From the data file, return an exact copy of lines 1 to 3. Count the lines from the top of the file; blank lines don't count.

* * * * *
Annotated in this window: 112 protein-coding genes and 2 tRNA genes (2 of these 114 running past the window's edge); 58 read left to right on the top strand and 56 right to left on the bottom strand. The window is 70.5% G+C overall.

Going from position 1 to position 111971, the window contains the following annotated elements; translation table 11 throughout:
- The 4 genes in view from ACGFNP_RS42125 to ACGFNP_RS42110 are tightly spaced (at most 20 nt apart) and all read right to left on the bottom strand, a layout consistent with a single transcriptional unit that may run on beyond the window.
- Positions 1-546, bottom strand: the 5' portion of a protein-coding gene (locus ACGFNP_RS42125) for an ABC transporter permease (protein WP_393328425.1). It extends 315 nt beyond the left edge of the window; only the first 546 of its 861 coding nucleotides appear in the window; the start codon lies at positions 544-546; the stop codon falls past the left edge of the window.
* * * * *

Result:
Annotated in this window: 112 protein-coding genes and 2 tRNA genes (2 of these 114 running past the window's edge); 58 read left to right on the top strand and 56 right to left on the bottom strand. The window is 70.5% G+C overall.

Going from position 1 to position 111971, the window contains the following annotated elements; translation table 11 throughout:
- The 4 genes in view from ACGFNP_RS42125 to ACGFNP_RS42110 are tightly spaced (at most 20 nt apart) and all read right to left on the bottom strand, a layout consistent with a single transcriptional unit that may run on beyond the window.